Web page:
Small Business Finance News
Women Owned Contract Rule Welcome, Yet Faces Issues
Written by Jenna Weiner
SBA rule aims to increase number of federal contracts awarded to women-owned firms. However, the agency is facing pressure from Congress to cut its budget.
In October, the U.S. Small Business Administration introduced a new rule setting aside a portion of federal government contracts for women-owned businesses in 83 industries. Since then, organizations have held numerous workshops and symposiums to help this demographic understand this promising news for small businesses.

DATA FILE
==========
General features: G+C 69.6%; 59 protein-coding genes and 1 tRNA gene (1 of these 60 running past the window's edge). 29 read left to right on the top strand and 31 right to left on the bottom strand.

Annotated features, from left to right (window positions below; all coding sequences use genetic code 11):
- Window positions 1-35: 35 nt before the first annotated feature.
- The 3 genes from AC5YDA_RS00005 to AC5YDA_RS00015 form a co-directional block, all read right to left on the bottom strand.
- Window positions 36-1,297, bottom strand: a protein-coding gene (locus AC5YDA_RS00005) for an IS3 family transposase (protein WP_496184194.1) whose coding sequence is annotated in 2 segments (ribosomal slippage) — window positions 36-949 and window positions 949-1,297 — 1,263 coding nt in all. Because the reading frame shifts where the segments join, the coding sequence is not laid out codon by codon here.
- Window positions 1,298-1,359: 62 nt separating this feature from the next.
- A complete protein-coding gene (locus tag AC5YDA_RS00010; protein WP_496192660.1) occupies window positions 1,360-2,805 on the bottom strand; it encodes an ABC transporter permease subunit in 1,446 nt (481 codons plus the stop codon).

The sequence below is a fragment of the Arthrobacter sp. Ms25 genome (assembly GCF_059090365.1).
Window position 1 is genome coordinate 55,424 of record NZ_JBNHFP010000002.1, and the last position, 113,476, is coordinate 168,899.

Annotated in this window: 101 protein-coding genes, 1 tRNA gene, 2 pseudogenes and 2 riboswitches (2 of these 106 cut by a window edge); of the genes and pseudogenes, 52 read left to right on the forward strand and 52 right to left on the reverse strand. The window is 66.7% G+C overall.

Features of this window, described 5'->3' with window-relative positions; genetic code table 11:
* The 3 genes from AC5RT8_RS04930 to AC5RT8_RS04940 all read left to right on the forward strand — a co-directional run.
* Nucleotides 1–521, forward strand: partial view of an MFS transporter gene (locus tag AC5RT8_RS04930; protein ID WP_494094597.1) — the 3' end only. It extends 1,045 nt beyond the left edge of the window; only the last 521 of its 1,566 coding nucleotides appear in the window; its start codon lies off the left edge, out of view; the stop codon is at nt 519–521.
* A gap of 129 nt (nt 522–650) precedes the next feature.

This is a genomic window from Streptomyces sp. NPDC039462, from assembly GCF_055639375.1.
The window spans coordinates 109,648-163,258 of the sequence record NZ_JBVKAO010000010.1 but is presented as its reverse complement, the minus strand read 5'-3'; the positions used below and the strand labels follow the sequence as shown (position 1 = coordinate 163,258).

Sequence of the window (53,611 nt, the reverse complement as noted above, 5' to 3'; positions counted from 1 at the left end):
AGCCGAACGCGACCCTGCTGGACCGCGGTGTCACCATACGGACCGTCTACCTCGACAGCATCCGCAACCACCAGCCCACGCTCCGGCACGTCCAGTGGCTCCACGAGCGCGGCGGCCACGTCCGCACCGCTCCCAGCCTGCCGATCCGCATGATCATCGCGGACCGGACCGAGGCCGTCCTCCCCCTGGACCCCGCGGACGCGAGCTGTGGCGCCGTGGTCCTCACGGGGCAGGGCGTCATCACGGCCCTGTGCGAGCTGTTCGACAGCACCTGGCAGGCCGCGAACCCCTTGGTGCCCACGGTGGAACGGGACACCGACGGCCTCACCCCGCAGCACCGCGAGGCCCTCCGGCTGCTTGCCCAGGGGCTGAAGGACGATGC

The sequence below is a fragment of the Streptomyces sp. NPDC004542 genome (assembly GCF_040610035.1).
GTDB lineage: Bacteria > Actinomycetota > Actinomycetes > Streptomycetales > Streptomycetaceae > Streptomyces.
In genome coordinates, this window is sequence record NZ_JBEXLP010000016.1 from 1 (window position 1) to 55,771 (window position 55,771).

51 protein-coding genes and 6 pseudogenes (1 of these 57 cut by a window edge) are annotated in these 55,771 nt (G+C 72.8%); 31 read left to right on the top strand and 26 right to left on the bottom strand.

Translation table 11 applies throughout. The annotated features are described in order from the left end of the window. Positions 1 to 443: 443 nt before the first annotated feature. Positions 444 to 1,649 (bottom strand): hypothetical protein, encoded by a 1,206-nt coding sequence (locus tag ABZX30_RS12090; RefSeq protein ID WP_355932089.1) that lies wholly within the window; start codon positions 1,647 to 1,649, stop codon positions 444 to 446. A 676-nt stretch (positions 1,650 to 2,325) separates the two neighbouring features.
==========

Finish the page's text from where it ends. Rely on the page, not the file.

The program has been welcomed warmly, seeing as it took more than 15 years and a lawsuit to get off the ground, the Washington Post writes. With this new program, the federal government hopes to finally meet its goal of allocating 5 percent of contracting dollars to women-owned small businesses.
However, that doesn't mean that change will happen immediately or will encompass all ventures.
"There are still quite a few women-owned businesses that have been left out," Margot Dorfman, chief executive of the U.S. Women's Chamber of Commerce, told the paper. "Any opportunities that women have to access contracts is a good thing ... but this [program] has a ways to go."
The program was officially launched on February 4, 2011, and will award the first contracts by the fourth quarter.
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